In the current NIS Directive, there are seven affected sectors: energy, transport, banking, financial market infrastructure, healthcare, water supply and digital infrastructure. These sectors will be joined by manufacture of pharmaceutical products including vaccines and of critical medical devices, public administration, and space.
Other important entities that will also be affected are postal and courier services, waste management, chemicals, food, manufacturing of other medical devices, computers and electronics, machinery equipment, motor vehicles, and digital providers.
Within each affected sector, all large and medium sized businesses within the EU will have to comply. Smaller businesses can also be affected if deemed necessary due to their profile.
The expansion of the scope covered by the new rules, by effectively obliging more entities and sectors to take cybersecurity risk management measures, will help increase the level of cybersecurity in Europe in the medium and longer term.
When will NIS 2 come into force?
The European committee adopted the new proposal on 28th of October 2021, as well as a mandate to enter into interinstitutional negotiations. The European Council then agreed its position on 3rd of December 2021. The next step was that the co-legislators reached a provisional agreement on the text in the proposal on 13th of May 2022. The proposal now needs to be adopted formally by both institutions, with the Parliament due to vote on it in plenary in the coming months.
Once published in the Official Journal, the Directive will enter into force 20 days after publication and Member States will then need to transpose the new elements of the Directive into national law. Member States will have 21 months to transpose the Directive into national law.
Some important forums that also aim to strengthen European cybersecurity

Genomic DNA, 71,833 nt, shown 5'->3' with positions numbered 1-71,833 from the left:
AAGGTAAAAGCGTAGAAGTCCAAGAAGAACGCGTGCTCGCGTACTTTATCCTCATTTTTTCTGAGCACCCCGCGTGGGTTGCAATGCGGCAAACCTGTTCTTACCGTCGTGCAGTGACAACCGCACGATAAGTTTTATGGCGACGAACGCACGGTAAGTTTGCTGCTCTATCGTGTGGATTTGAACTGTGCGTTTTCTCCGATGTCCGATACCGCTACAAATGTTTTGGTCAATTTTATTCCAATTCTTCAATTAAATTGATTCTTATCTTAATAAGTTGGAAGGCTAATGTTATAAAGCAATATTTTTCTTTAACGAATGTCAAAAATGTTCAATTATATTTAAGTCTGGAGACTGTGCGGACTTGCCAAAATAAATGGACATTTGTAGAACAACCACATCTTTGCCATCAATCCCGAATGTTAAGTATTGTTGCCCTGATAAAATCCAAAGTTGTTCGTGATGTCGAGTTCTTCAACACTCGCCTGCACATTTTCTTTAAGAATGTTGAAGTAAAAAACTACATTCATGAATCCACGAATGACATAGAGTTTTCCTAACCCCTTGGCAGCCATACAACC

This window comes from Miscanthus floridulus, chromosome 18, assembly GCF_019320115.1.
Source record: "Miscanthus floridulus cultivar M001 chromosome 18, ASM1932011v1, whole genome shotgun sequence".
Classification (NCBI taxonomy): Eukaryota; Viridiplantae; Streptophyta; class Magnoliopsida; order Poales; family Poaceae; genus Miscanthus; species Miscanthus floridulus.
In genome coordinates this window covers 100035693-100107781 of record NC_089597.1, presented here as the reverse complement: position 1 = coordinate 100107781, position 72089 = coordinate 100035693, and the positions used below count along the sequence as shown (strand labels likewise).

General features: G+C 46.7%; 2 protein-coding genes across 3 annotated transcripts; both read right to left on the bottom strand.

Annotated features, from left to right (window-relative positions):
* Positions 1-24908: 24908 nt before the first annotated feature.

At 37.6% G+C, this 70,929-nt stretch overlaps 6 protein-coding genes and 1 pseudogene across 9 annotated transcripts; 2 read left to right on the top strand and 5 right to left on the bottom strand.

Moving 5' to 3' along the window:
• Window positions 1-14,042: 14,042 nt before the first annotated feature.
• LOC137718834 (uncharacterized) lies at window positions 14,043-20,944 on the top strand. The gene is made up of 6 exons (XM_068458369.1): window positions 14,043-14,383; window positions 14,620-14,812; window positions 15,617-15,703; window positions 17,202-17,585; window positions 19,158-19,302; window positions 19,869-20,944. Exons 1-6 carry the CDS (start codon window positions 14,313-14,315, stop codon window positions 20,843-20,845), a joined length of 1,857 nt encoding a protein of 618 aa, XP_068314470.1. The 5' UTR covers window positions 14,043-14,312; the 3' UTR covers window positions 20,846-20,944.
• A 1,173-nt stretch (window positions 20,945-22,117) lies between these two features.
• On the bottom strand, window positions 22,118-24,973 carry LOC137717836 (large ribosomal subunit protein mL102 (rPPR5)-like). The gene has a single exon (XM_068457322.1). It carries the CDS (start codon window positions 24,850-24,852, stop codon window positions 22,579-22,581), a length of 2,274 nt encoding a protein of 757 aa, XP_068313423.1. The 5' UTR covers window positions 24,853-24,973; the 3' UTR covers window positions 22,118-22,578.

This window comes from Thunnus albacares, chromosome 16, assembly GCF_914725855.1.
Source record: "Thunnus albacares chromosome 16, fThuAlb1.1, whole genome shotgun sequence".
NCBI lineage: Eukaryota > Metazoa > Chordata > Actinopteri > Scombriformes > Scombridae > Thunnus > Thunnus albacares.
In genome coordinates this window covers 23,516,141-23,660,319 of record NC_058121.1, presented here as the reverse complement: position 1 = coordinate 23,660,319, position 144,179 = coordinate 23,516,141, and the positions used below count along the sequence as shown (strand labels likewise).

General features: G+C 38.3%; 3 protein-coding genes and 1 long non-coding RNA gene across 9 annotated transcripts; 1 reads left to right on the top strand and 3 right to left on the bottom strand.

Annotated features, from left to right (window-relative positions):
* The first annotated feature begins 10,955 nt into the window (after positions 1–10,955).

The EU Cybersecurity Act and ENISA
The EU Cybersecurity Act came into force on 27th of June 2019 and applies in full across the EU since 28 June 2021.
It has two main purposes:
- To give ENISA (the EU Agency for Network and Information Security) a permanent mandate
- To establish a European cybersecurity certification framework for ICT (information and communications technology) products, services and processes.
The idea is that companies doing business in the EU will benefit from having to certify their ICT products, processes and services only once and see their certificates recognised across the European Union. The Cybersecurity Act strengthens the EU Agency for cybersecurity (ENISA) as it grants a permanent mandate to the agency, and gives it more resources and new tasks.
The European Cyber Resilience Act
According to the European Commission work programme for 2022, a proposal on a European cybersecurity resilience act (legislative) will be published in Q3 2022. The aim is to establish common standards for cybersecurity products. The Act addresses market needs and aim to protect consumers from insecure products by introducing common cybersecurity rules for manufacturers and vendors of tangible and intangible digital products and ancillary services.